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Caribbean Oregano

Caribbean Oregano (Plectranthus amboinicus) may be grown in your vegetable or herb garden or as a potted specimen. The leaves of this succulent herb are fleshy and strongly aromatic. Leaves are often used Caribbean cooking and also as a substitute for sage. The leaves are used medicinally in India as a cure for coughs.

Soil and Water: No special soil requirements are known. Average water needs – do not over water.
Sun: Part sun to shade.
Cold: Will be killed by frost.
Pruning: Pruning will promote branching and can rejuvenate an old lanky plant.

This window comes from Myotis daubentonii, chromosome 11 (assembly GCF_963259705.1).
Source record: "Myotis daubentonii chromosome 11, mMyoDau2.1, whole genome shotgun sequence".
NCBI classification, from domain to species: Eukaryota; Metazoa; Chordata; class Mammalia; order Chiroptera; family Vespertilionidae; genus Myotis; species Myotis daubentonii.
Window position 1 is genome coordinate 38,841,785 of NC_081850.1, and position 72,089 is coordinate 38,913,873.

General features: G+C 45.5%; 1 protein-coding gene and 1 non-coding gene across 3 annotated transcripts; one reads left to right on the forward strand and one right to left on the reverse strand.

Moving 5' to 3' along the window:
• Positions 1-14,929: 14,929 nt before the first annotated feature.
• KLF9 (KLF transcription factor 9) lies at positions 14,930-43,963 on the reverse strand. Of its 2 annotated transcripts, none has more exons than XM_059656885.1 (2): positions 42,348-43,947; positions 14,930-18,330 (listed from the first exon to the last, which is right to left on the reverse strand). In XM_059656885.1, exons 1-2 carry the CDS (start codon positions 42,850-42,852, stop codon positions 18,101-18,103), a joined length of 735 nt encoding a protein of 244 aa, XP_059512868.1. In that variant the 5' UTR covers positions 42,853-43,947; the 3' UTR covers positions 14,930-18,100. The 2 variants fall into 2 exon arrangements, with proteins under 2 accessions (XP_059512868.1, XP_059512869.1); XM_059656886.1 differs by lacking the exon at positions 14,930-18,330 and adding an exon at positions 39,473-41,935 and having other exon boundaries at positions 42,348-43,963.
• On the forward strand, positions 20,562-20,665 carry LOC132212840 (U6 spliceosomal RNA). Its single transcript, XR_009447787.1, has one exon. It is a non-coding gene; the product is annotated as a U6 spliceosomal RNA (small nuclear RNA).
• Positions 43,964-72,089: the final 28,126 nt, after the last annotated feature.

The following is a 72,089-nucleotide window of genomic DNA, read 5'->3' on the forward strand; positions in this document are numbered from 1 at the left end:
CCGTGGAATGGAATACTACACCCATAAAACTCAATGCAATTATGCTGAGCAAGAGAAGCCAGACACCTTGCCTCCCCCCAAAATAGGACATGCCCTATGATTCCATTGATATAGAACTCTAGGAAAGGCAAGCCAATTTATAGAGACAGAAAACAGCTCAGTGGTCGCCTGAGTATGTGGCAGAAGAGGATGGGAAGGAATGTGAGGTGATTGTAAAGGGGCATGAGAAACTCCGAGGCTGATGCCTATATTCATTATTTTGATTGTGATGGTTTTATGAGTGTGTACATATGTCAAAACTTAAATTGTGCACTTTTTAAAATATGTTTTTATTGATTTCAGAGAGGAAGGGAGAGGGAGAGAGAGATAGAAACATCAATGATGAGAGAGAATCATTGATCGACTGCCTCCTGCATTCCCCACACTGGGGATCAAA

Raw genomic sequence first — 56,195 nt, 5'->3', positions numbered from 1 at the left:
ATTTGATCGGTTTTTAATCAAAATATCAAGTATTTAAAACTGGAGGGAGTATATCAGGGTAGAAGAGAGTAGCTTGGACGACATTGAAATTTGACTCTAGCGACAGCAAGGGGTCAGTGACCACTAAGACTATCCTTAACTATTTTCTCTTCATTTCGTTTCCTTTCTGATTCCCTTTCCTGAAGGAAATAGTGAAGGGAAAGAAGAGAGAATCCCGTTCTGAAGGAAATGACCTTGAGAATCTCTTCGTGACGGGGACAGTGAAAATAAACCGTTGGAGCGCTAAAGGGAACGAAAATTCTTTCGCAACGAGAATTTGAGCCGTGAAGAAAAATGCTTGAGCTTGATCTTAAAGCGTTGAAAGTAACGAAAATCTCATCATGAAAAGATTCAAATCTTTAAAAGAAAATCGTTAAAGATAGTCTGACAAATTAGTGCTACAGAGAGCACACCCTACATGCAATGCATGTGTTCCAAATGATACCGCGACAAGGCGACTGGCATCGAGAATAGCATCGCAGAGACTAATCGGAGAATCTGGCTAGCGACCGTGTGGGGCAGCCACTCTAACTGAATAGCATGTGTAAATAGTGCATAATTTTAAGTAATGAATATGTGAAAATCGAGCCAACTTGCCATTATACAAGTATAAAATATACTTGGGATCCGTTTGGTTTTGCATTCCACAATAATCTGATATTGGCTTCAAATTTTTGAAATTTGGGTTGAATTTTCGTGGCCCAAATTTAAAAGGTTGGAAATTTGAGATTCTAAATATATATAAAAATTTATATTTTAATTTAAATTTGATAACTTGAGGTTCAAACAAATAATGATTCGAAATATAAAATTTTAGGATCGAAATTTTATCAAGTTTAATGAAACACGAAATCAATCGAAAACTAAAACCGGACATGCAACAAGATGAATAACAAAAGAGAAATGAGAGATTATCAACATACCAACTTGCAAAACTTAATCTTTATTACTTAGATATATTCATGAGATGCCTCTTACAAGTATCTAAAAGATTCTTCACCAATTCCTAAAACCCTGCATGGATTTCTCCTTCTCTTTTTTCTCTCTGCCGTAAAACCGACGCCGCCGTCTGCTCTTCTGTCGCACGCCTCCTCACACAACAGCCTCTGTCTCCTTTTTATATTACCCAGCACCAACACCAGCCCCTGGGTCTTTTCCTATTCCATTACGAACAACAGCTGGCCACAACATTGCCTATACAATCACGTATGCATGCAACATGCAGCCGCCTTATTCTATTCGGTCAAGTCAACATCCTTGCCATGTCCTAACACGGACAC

Propagation: Roots easily from cuttings placed in soil.
Pests: None are known.

Harvesting, storage, and preparation: Young leaves have a milder flavor. Using too many leaves could overwhelm the flavor of a dish; when used in moderation the taste pleasant and similar to sage. The flavor is very amenable to beans. The leaves can be used fresh and chopped finely or dried for storage and crumbled. Drying the leaves can take quite a while, especially if they are left attached to the stem.

Caribbean OreganoFlowering Oregano
More photos on Flickr: https://www.flickr.com/search?sort=relevance&text=Plectranthus%20amboinicus

pdf – Caribbean Oregano Information Sheet(to print out)

1 comment to Caribbean Oregano

  • I used to live in St. Thomas, USVI, and we had the best oregano growing by our home. It was a large, all green, fuzzy leaf. I cant seem to find it to grow here in Florida. Any ideas?

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